There are certain occurrences in life that are unfortunate. They just are. Having your house broken into. Crashing your car into a telephone pole. Burning up half your lawn during a bonfire. No matter who you are, any one of these things happening to you would be unfortunate.
However, there are some people for which these unfortunate occurrences would be absolutely, positively terrible. It’s one thing to have your house broken into as an average person, but what if you made your living as a home security expert? Or what if you were a driving instructor that crashed your car into a pole? Or a firefighter that burned up your lawn?
There’s unfortunate, and then there’s unfortunate and embarrassingly ironic. Which brings us to the story of the large-scale DDoS attack on GitHub.
What you have to get about GitHub
GitHub.com is a web-based hosting service dedicated to giving software developers a convenient place to store and work on their projects, as well as open their projects up to collaboration. The beauty of GitHub is that it stores every single change and revision made to each project, and provides change logs that keep track of who made what change and when they did so.
Not only does this make it easy to provide updates, but it also makes it virtually impossible to irreparably mess up anything. It’s no wonder GitHub reportedly has over 9 million registered users.
An unlikely target that was nevertheless targeted
So let’s get this straight: GitHub is a website populated by some of the smartest, most tech-savvy people on the internet. Millions of them. And yet, GitHub just crawled out from under a massive five-day DDoS attack reportedly perpetrated by the Chinese government to censor pages they did not want available to Chinese citizens.
GitHub themselves described the DDoS attack as the largest they’d ever seen. In addition to being slammed with multiple known DDoS attack vectors, they were also hit with what they called new and complex techniques that involved sending unsuspecting and uninvolved web users to GitHub, flooding the website with traffic. Specifically, users of the Chinese search engine Baidu were redirected to a GitHub page mirroring the New York Times Chinese language version for the people of China, and a GitHub page run by GreatFire.org that links to copies of ten websites that are currently blocked in China.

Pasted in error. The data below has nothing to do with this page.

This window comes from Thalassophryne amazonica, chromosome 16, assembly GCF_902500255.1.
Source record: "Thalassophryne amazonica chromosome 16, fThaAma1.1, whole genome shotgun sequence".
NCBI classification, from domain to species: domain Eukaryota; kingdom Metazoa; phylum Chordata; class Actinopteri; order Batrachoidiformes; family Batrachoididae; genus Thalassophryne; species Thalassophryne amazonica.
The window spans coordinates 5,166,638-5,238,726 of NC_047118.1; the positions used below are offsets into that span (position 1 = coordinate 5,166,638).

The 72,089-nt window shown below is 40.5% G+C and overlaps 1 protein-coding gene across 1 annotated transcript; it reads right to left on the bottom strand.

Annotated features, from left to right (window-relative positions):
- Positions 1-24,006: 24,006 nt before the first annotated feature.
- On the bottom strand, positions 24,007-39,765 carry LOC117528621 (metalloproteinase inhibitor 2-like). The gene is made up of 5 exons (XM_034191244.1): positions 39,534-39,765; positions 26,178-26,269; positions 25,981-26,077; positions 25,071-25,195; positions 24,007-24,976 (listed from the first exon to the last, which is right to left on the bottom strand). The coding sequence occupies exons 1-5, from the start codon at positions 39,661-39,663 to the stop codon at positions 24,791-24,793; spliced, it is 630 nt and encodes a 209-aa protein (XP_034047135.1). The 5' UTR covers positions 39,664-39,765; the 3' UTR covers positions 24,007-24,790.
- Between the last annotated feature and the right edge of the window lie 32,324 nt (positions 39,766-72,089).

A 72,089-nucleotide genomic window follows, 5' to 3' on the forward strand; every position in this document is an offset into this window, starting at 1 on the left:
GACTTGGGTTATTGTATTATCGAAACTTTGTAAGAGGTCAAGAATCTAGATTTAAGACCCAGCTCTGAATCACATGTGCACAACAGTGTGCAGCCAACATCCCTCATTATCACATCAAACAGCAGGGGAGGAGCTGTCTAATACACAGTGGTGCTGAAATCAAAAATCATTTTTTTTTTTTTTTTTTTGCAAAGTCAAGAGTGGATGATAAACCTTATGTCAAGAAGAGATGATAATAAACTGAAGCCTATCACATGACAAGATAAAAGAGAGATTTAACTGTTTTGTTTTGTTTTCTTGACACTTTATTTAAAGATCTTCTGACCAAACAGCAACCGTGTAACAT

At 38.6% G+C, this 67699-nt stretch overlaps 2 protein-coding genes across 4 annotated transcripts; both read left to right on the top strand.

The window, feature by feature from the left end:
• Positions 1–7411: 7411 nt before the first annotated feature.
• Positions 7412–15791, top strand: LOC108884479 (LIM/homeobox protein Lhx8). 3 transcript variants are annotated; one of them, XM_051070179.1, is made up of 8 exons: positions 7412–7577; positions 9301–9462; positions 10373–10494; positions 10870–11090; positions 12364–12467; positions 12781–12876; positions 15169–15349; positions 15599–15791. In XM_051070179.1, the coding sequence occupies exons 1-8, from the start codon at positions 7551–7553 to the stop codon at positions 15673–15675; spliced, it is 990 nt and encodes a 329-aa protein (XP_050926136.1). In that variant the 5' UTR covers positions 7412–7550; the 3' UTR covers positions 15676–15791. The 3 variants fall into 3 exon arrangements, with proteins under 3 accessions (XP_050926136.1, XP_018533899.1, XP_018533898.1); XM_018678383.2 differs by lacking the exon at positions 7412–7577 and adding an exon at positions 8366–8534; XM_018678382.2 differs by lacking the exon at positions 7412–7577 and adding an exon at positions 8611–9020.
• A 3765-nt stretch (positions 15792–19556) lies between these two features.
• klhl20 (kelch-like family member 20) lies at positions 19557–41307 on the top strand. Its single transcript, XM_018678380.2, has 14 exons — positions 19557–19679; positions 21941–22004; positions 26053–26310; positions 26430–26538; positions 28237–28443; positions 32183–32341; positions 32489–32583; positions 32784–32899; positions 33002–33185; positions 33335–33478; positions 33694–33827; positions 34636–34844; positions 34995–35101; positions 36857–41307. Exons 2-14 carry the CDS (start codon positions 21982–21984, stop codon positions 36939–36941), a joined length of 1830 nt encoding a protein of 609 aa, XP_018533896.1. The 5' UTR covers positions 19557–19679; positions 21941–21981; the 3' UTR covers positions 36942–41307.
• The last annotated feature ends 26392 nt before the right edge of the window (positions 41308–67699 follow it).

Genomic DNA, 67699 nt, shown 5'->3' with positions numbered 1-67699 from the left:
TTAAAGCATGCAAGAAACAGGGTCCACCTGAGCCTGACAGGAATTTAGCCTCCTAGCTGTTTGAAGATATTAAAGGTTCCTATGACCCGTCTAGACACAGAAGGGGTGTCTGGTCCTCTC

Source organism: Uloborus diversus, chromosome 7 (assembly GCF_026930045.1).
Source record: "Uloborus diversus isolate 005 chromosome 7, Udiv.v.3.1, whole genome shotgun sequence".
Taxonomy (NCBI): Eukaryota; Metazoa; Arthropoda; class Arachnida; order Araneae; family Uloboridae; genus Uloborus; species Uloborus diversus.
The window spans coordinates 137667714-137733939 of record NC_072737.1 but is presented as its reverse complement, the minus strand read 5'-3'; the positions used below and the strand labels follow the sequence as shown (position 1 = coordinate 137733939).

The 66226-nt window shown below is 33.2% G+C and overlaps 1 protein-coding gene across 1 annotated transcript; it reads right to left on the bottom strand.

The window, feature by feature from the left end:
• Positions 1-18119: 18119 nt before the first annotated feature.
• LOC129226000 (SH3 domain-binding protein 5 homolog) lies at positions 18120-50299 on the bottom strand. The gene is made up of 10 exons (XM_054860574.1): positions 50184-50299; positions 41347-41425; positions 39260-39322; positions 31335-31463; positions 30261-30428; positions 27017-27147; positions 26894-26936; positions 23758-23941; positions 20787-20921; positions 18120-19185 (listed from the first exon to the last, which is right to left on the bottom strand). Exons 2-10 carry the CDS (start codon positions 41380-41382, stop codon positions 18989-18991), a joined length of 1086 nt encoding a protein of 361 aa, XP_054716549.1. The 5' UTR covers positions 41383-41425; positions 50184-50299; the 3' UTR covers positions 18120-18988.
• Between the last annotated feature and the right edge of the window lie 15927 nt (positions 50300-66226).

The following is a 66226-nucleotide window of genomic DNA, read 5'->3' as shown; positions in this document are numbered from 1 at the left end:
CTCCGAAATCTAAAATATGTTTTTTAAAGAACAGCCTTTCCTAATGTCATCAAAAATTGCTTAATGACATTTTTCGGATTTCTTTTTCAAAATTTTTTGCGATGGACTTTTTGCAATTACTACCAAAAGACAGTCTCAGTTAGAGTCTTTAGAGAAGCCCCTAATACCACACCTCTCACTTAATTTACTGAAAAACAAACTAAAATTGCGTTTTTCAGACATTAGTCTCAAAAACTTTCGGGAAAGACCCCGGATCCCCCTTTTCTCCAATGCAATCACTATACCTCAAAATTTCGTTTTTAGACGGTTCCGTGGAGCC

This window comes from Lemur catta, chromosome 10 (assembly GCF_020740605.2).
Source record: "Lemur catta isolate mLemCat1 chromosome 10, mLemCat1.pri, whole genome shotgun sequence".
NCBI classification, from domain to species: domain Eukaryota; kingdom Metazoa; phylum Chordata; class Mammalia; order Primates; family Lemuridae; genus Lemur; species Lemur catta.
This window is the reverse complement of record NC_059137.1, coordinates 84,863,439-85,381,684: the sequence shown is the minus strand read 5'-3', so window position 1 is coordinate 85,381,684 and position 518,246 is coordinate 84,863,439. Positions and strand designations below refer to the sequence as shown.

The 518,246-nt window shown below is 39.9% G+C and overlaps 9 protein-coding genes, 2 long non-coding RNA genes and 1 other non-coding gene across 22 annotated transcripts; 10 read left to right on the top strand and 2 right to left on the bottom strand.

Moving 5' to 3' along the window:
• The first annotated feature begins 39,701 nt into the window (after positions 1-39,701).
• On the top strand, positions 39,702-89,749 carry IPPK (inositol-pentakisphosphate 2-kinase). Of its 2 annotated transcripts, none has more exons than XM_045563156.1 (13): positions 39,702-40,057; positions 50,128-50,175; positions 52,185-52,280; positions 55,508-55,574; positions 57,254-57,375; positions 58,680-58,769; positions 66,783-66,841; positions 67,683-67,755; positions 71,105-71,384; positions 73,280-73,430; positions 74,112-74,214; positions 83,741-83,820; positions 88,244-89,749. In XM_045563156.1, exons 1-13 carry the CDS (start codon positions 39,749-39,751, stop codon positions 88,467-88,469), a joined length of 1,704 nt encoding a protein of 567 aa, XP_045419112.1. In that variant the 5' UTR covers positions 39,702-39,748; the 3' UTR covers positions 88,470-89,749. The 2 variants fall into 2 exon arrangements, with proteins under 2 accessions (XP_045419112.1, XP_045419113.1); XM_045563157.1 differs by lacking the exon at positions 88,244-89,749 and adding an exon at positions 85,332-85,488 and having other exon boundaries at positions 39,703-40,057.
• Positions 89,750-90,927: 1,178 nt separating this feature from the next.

The experts weigh in on the attackers
For their part, the Chinese government has sort of denied but not truly denied their involvement, instead opting to remind the world that China is one of the major victims of cyber attacks. Baidu outright denied that their services had what they referred to as “security problems” or “hacker attacks.”
However, this is at odds with what internet security experts are saying. GreatFire posted a forensic report from an independent security researcher that examined evidence from the attack and identified the Cyberspace Administration of China as the culprit.
Ofer Gayer, a security researcher at DDoS mitigation firm Incapsula, seems to share this opinion. “You need to have good control over infrastructure to mount an attack like this,” he said. “The Chinese have control of the infrastructure of an entire country, so they can divert traffic to wherever they want, inject code they want to run, and create requests with the code to GitHub.”
Gayer also went on to explain why this particular DDoS attack would have been harder to mitigate compared to more standard DDoS attacks that use botnets. “With botnets, all the requests look pretty much the same, so once patterns are identified, you can block them,” he said. “In this case, it’s very diverse. You have many different IPs and browsers creating non-homogenous traffic. This attack is very clever, and it’s not very easy to mitigate.”
What it all means
This is definitely a case of if it can happen to them, it can happen to anyone. If a website full of tech experts like GitHub isn’t prepared to deal with a DDoS attack, then it’s likely no website can be – unless it has professional DDoS protection.
This is the third high-profile DDoS attack where a nation’s government was rumoured to be involved. With DDoS attacks now coming from hackers, legitimate organizations and even governments, there’s an increasing number of attacks with increasingly complex techniques and increasingly devastating consequences. If GitHub wasn’t prepared to deal with this reality, are you?’